“If we shadows have offended, think but this and all is mended; that you have but slumbered here, while these visions did appear.” Those, of course, are Puck’s famous words from Shakespeare’s “A Midsummer Night’s Dream”. And, having sat through all 74-minutes of Karen Skloss’s bizarre fever dream of a film, it seems like the most accurate comparison. The Honor Farm isn’t a horror film. It isn’t even a thriller. It’s a dreamlike tale of teenage angst, feminine discovery, and the idea of using rituals to create an alternate reality. I could see a lot of people being turned off by the film’s non-linear structure, particularly in the third act, but I left the film feeling more than a little refreshed and just as dazed as the characters seemed to be. What a feeling.

Lucy (Olivia Applegate) and Annie (Katie Folger) are best friends at their senior prom hoping for a night they’ll never forget but saddled with a night they hope they don’t remember. They hook up with Laila (Dora Madison), an odd girl who is going to a place called The Honor Farm, an old prison where terrible things happened decades before. She hopes to perform a séance and summon the spirit of the brother of her best friend, J.D. (Louis Hunter), who also happens to be on the excursion, along with a few others. The gang take mushrooms and most of the film seems like it could either be a heightened reality or a series of hallucinations, and it’s that uncertainty that carries the kids all the way to the former prison, eventually stumbling upon some sort of Satanic ritual being performed with Michelle Forbes and a baby goat. But nothing much really comes of that. The kids stumble back into the woods, find a waterfall, and Lucy and J.D. begin to develop a special relationship that moves Lucy to do something she’s been dreading, but now seems to have found purpose for in her life. And then, they walk off into the sunset.

Now: that might lead you to believe that not a lot happens in The Honor Farm, but that’s only if you enter the film with preconceived notions about what should happen. If you look at this film as a character piece and a film about discovery, it opens up the world a bit and you start to see the little beauties that are peppered throughout this picture. We get a surprising amount of character development with these kids, particularly the four leads, and that leads us to genuinely care about Lucy and J.D. falling for one another, and whether or not Laila communicates with her deceased friend. The filmmaker is far more concerned about those dreamlike tangents than she is about following any sort of set expectations. When the kids come across the ritual, there are a hundred ways the film could and should go. It chooses none of those paths. I have to admire a film and filmmaker that commits to the idea of a dream, because it’s bound to rub some folks the wrong way. Normally, I might have been one of those people. Not sure why it worked this time except to say it probably had something to do with the cast.

Looking like a younger Amy Seimetz (who herself is still young), Olivia Applegate is luminous as Lucy. To watch her evolution, thanks in large part to the shrooms, is really something special. She is, without a doubt, the protagonist here, and we never quite know where she is in time or space, as the filmmaker really mixes up the chronology of events towards the end. She might have been too heavy handed with it, but it certainly didn’t detract from watching a girl who had had her night ruined and her heart broken rediscover herself in the light of the moon. Sure, these are not the highest of stakes for the audience but, for Lucy, they’re fairly life changing. And Louis Hunter  is equally impressive as J.D., exuding this sensitive sort of confidence that sort of makes him seem like the perfect guy, an idea he never relinquishes. Their scenes together are sweet and have this sense of important to the both of them. Lucy feels like she is missing something she has never had. J.D. feels like he’s missing something that was taken away. And the two of them find those missing pieces in one another on a very strange night.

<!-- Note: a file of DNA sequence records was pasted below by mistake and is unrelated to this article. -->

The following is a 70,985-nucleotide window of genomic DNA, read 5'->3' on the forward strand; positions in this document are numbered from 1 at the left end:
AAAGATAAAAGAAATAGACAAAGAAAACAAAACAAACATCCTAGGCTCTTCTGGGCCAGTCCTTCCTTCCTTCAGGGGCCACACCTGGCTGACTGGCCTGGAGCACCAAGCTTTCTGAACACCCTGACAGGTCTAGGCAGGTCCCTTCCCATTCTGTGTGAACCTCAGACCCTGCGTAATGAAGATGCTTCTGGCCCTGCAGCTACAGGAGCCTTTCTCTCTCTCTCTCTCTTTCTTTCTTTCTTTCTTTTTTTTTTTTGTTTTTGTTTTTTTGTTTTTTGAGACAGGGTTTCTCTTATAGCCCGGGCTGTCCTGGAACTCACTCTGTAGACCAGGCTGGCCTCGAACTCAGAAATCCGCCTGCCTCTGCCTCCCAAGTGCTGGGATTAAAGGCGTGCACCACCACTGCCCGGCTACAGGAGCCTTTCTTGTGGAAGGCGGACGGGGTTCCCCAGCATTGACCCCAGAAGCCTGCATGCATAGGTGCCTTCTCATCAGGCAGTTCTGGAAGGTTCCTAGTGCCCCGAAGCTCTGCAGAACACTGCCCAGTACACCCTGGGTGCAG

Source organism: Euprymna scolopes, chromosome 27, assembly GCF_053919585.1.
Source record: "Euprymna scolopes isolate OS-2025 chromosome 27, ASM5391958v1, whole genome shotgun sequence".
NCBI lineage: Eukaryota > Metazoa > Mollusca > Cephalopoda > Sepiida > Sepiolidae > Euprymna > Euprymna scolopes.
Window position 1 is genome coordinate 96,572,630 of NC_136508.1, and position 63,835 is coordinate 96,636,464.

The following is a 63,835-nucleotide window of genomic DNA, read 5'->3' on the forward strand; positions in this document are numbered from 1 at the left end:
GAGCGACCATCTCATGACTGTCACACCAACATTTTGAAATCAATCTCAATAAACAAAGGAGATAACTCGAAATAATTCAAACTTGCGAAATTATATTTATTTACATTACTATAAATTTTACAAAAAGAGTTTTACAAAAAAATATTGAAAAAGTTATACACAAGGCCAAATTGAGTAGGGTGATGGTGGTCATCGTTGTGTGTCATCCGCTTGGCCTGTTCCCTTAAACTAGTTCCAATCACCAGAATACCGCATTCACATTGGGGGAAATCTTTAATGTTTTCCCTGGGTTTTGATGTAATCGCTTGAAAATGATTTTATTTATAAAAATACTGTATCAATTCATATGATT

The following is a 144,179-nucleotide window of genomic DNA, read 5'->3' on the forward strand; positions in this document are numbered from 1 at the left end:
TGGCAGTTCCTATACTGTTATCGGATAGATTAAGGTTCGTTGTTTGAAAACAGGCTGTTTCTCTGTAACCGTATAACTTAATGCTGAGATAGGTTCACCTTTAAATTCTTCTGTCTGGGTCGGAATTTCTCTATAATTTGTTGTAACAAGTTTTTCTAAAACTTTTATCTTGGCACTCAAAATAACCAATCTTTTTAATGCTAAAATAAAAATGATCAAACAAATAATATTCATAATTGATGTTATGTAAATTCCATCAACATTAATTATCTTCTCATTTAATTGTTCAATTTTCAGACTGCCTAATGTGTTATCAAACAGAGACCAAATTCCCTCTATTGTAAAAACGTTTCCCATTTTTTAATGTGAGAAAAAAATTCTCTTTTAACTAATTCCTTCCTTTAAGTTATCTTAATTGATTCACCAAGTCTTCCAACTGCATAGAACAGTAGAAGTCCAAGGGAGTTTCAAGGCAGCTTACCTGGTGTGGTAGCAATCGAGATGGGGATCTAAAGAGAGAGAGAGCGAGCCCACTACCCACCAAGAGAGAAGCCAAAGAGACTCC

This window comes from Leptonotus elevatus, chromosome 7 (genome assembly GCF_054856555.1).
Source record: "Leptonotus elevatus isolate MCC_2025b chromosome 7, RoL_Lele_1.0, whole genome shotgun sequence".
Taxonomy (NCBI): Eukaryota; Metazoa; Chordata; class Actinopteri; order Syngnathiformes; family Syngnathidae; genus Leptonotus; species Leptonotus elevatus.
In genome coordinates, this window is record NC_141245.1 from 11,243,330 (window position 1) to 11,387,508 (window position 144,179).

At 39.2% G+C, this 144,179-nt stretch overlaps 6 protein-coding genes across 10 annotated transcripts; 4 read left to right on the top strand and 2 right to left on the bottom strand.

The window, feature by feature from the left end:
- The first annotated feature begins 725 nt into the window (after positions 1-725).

The film was written by Jay Tonne, Jr. and Jasmine Skloss Harrison and they really do a terrific job of doing a lot with a little. This film is a lean 74-minutes and so much happens that I was shocked I hadn’t been sitting there for two hours. And I don’t mean that in a bad way. I could have spent even more time with these characters just watching them able about the woods, stoned. If the writers fail in any area, it might be in the way they handle the aftermath of the ritual, particularly the absolutely wasted talents of the incredible Michelle Forbes. You don’t put someone like her in a role that could have gone to anyone and then give her next to nothing to do. It’s going to stand out. Though, I’ll admit, her donut bit was pretty delicious. But kudos to the writers for making teenagers seem like teenagers, even if they sometimes talk like the types of teenagers you usually can’t stand. It takes all types, folks. All types.

When I was younger, my friends and I used to go ghosthunting all over the place. A favorite haunt of ours was Old Bryce Mental Institution, and The Honor Farm reminded me very much of that place. And this motley gang of strangers and friends reminded me of when we would get stoned and do basically the same thing they do in this film. Maybe that’s why I connected with the film so much – it didn’t seem so far removed for me. Sure, I’ve never stumbled upon a weird Satanic ritual and gone home with an adorable baby goat, but that’s my loss. The Honor Farm isn’t for everyone, maybe not even most, but it was for me. And, if it is for you, you’re going to have the same sort of reaction I did. I really, thoroughly loved The Honor Farm. It’s difficult to describe. It’s impossible to pin down. But it’s a beautiful piece of whimsy.

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